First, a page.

As for water quality, City studies show that fecal coliform and nitrogen are the primary pollutants in the Island’s water systems. Both are almost certainly the result of aging septic systems across the Island. We must remember that nearly two-thirds of Islanders utilize septic systems to treat their waste and many of these systems are aging, poorly maintained, or both. Looking ahead, we have to prepare for these systems’ eventual failure as well as better manage future population growth. The latter is most easily dealt with by concentrating future growth in areas of Bainbridge Island served by sewers (i.e., Winslow). The former requires more innovative thinking, but also the development of strong partnerships with KPUD, which has successfully implemented new wastewater treatment technologies in Port Gamble and soon in the Indianola Spit. I would like to see the opportunity for something similar to come to Bainbridge Island.
5) How do you think growth (economic and population) on the island can best be managed? In light of the dictates of the Growth Management Act and the private property rights of landowners, how can the City create a proper balance between building housing and preserving our natural resources? How should we address the issue of code enforcement?
On economic and population growth
In order to create a proper balance between affordable housing and preserving our natural resources, we should implement what is stated in the Comprehensive Plan’s Housing Vision 2036, specifically that “the residential land use pattern outside of designated centers remains at much lower densities and constitutes almost 90% of the Island’s area. Houses built . . . in the vicinity of designated centers and elsewhere in the Open Space Residential zones are compact, energy-efficient, and well-integrated in their landscape.”
I would like to see the future growth on Bainbridge concentrated in Winslow and the other designated centers. By focusing our growth in these areas, we will avoid sprawling out into the more rural areas of the Island. I also believe that for the designated service centers, in particular, we need to focus our attention on connecting them to Winslow with nonmotorized and shared/public transit options. In that way we will continue to realize the vision established in the Comprehensive Plan.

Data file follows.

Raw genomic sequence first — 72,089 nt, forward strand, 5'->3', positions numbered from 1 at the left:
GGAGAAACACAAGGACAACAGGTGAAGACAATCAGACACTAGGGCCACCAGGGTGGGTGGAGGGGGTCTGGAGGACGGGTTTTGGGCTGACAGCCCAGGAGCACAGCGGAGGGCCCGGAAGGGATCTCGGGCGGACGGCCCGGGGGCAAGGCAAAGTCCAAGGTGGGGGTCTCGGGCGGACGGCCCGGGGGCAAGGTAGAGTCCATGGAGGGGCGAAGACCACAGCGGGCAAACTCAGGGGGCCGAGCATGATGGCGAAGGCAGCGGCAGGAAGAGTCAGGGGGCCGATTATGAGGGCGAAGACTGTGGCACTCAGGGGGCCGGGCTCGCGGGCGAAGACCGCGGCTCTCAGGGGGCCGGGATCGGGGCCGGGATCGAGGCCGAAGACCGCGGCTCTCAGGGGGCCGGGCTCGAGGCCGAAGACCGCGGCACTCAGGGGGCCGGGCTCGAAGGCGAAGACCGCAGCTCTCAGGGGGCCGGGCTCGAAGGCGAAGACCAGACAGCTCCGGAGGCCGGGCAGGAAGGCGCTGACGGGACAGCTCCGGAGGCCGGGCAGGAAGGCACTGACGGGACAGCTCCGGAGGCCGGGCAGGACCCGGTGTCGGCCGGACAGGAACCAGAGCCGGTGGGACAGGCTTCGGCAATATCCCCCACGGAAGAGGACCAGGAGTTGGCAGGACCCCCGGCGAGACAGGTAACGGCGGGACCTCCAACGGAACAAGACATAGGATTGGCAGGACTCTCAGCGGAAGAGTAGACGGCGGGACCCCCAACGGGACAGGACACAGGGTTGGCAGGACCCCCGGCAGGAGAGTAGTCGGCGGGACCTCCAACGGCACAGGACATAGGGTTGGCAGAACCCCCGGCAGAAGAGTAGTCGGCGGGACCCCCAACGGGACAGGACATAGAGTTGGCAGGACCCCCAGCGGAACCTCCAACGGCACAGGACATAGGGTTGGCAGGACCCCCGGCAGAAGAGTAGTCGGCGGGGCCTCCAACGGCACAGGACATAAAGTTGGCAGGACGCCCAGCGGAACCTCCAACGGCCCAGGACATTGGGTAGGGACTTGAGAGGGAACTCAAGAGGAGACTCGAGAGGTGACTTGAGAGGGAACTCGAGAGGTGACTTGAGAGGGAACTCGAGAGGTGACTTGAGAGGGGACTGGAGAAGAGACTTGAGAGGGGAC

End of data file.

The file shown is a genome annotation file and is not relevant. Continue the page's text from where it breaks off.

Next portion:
As for managing our economic growth, a healthy (and diverse) economy requires us to include a range of affordable housing for the people who live and work here. The scale of Bainbridge industries is another unique aspect of our community. The vast array of non-profits, coupled with everyday commercial activities alongside a few business/industrial parks, keeps Bainbridge alive and humming. Our charming downtown is also what draws tourists to our restaurants, shops, and galleries, and those same tourists support the businesses we enjoy as well. I believe we can support all of these small business owners by making our Island a welcoming place for the employees that are at the heart of their operations. Allowing employees to live close to their jobs increases morale and the sense of community that we treasure on Bainbridge Island.
On code enforcement:
Over the past few years, I have seen how hard the City staff and Council have worked to bring the City’s code more in line with the Comprehensive Plan. Yet, these new codes are only as strong and innovative as the enforcement mechanisms behind them. Our current complaint-based system may not be adequate or appropriate to enforce some of the ordinances that have arisen since the inception of the moratorium. I would like to see additional resources allocated to document code violations and the provisioning of staff with the tools that they need to make enforcement decisions, when necessary.
6) What does the term “affordable housing” mean to you? Is the subject important to you, and if so, why? What are your thoughts about the affordability of housing on Bainbridge Island? What policies, if any, would you like to see our City implement to increase the inventory of affordable housing?
To me, affordable housing must provide a spectrum to match the needs across a community, starting with those units that are heavily subsidized and highly regulated all the way to homes serving households composed of teachers, paraeducators, firefighters, and the like. We need homes at every point on this spectrum, so that people have a place to move up—and down—as their needs change, due to age, changes in income and family size, and the many unexpected events that affect our lives